Tunbridge Wells Forum has announced it is becoming the first venue in the country to introduce a grassroots ticket levy.

Throughout the month of May, £1 from every ticket sold will be donated to the Music Venue Trust’s Pipeline Fund at no additional expense to gig goers.

“We have had a conversation here today at The Forum and with the positive government investigation into the support of all grassroots music activity along with the regular news on the arena situation in Manchester, we have decided to show just how easy it is to make this happen,” the 250-capacity venue wrote in a post on Instagram.

“Throughout May 2024 and at no extra cost to the customer, we will be including a £1 levy on all tickets sold in that month for shows at our venue and the total will be given to the Music Venue Trust pipeline fund. The customer will not and should not have to pay for this. This can be managed within the price of the ticket.


“This levy is something we should not have to do but if a grassroots venue has the ability to make this work and give back to other venues in the UK, then the larger venues, arenas, stadiums and festivals can also do their bit for the cause.”

Recently, it was announced Alien Ant Farm and CKY had become the first American band to add a £1 ticket levy to their UK tours.


It follows a similar move by Enter Shikari last year; last May, the band shared details of a 2024 run of UK tour dates, where £1 from each ticket sold was donated to the Music Venue Trust.

Other companies have launched similar initiatives. Independent ticketing company Skiddle announced in October it would donate 50p of every ticket sold towards saving grassroots music venues, while taxi firm FREENOW pledged to donate £1 from every ride to the cause.

Ticketmaster have introduced a Music Venue Trust charity upsell option, enabling fans to make direct contributions to MVT when purchasing tickets. Halifax venue Piece Hall has also implemented a similar scheme.

Meanwhile, the reference to the “arena situation in Manchester” comes after the city’s new Co-Op Live Arena faced a series of disasters this week after pulling A Boogie Wit Da Hoodie‘s show last-minute due to part of an air conditioning unit falling from the ceiling. Since the discovery of the malfunctioning unit, shows for Olivia RodrigoKeane, and Take That have all been confirmed to have been cancelled at the Co-Op Live.


It also ended up at the centre of a row after then-boss Gary Roden came under fire for saying that some smaller venues in the UK are “poorly run” and dismissed calls for a £1 ticket levy on all gigs arena-sized and above.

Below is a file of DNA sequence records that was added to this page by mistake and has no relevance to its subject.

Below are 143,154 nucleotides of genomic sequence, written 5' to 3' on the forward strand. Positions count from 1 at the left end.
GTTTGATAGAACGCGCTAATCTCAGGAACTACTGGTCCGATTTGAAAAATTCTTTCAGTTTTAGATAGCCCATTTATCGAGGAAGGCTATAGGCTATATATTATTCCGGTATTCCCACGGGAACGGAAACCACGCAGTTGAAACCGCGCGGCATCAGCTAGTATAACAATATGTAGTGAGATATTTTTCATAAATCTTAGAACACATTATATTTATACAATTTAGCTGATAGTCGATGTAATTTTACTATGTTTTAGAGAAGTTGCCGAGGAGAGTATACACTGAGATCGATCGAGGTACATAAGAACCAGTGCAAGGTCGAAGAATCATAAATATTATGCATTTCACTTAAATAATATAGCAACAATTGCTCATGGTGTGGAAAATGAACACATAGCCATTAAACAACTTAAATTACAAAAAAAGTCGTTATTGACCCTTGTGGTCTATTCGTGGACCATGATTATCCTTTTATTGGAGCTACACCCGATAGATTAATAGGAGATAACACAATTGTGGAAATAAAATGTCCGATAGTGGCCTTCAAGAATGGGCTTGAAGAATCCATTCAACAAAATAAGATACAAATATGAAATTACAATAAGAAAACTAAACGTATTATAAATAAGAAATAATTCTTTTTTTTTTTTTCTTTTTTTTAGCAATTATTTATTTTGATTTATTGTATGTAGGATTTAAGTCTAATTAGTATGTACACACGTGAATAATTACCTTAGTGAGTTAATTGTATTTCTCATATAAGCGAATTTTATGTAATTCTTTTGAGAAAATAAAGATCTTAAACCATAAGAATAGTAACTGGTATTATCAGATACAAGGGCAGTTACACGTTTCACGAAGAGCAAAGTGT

In response, Mark Davyd, CEO of the Music Venue Trust, told NME that he believed Roden’s comments were “disrespectful and disingenuous”, while also highlighting the irony of making such “ill-judged, unnecessary and misleading” remarks on the week that their own venue was forced to postpone their own launch, due to a number of logistical problems.

However, the venue has now said it will meet with the Music Venue Trust to discuss the levy after it initially said it wouldn’t implement it.

Last month, artists and figures from the live music industry headed to Parliament to make the case to the UK government that there should be a mandatory £1 ticket levy on all gigs arena-sized and above, in order to secure the future of grassroots venues and artists.

Earlier this year, the Music Venue Trust delivered their full report into the state of the sector for 2023, showing the “disaster” facing live music with venues closing at a rate of around two per week. Presented at Westminster, the MVT echoed their calls for a levy on tickets on gigs at arena size and above and for major labels and such to pay back into the grassroots scene, arguing that “the big companies are now going to have to answer for this”.

The Music Venue Trust (MVT) have said that grassroots venues in the UK are heading for “disaster” without intervention as more venues face closure

Speaking on a panel about the future of grassroots music at Manchester’s inaugural ‘Beyond The Music‘ conference on Friday (October 13), Mark Davyd, CEO of MVT, said over the last 12 months, “127 music venues of the grassroots type have stopped programming live music or closed down entirely” – something he described as a “fucking disaster” – despite the fact 2023 has been “the best year in history for live music receipts” with the industry making over £765million in 2022.